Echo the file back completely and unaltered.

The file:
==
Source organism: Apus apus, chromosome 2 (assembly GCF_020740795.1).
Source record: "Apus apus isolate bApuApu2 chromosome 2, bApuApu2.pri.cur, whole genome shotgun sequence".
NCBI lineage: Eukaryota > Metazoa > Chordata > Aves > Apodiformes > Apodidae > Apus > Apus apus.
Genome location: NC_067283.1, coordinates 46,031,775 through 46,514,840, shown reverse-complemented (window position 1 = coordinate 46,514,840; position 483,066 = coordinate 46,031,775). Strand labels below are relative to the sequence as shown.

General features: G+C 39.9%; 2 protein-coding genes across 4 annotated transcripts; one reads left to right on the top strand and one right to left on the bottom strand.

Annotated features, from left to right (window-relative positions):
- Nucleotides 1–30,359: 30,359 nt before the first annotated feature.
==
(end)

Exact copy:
Source organism: Apus apus, chromosome 2 (assembly GCF_020740795.1).
Source record: "Apus apus isolate bApuApu2 chromosome 2, bApuApu2.pri.cur, whole genome shotgun sequence".
NCBI lineage: Eukaryota > Metazoa > Chordata > Aves > Apodiformes > Apodidae > Apus > Apus apus.
Genome location: NC_067283.1, coordinates 46,031,775 through 46,514,840, shown reverse-complemented (window position 1 = coordinate 46,514,840; position 483,066 = coordinate 46,031,775). Strand labels below are relative to the sequence as shown.

General features: G+C 39.9%; 2 protein-coding genes across 4 annotated transcripts; one reads left to right on the top strand and one right to left on the bottom strand.

Annotated features, from left to right (window-relative positions):
- Nucleotides 1–30,359: 30,359 nt before the first annotated feature.